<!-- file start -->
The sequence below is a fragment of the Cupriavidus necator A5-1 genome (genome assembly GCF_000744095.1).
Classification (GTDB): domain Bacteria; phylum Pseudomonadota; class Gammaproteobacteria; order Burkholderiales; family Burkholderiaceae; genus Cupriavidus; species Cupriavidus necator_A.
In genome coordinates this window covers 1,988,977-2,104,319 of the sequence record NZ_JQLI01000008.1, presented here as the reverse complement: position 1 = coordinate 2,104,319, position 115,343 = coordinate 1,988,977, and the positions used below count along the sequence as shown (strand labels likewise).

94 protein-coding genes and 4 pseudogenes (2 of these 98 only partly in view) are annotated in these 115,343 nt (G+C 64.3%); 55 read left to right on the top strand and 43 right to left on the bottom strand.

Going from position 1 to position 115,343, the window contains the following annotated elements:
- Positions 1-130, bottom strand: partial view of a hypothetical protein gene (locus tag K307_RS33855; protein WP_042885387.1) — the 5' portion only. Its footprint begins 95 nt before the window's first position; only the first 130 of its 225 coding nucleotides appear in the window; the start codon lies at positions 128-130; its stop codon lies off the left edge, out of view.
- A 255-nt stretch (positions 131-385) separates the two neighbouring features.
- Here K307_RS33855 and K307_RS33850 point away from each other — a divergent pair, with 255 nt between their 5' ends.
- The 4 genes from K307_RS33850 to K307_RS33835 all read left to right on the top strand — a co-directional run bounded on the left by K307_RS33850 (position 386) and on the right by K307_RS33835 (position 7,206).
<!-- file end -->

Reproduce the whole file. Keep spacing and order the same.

The sequence below is a fragment of the Cupriavidus necator A5-1 genome (genome assembly GCF_000744095.1).
Classification (GTDB): domain Bacteria; phylum Pseudomonadota; class Gammaproteobacteria; order Burkholderiales; family Burkholderiaceae; genus Cupriavidus; species Cupriavidus necator_A.
In genome coordinates this window covers 1,988,977-2,104,319 of the sequence record NZ_JQLI01000008.1, presented here as the reverse complement: position 1 = coordinate 2,104,319, position 115,343 = coordinate 1,988,977, and the positions used below count along the sequence as shown (strand labels likewise).

94 protein-coding genes and 4 pseudogenes (2 of these 98 only partly in view) are annotated in these 115,343 nt (G+C 64.3%); 55 read left to right on the top strand and 43 right to left on the bottom strand.

Going from position 1 to position 115,343, the window contains the following annotated elements:
- Positions 1-130, bottom strand: partial view of a hypothetical protein gene (locus tag K307_RS33855; protein WP_042885387.1) — the 5' portion only. Its footprint begins 95 nt before the window's first position; only the first 130 of its 225 coding nucleotides appear in the window; the start codon lies at positions 128-130; its stop codon lies off the left edge, out of view.
- A 255-nt stretch (positions 131-385) separates the two neighbouring features.
- Here K307_RS33855 and K307_RS33850 point away from each other — a divergent pair, with 255 nt between their 5' ends.
- The 4 genes from K307_RS33850 to K307_RS33835 all read left to right on the top strand — a co-directional run bounded on the left by K307_RS33850 (position 386) and on the right by K307_RS33835 (position 7,206).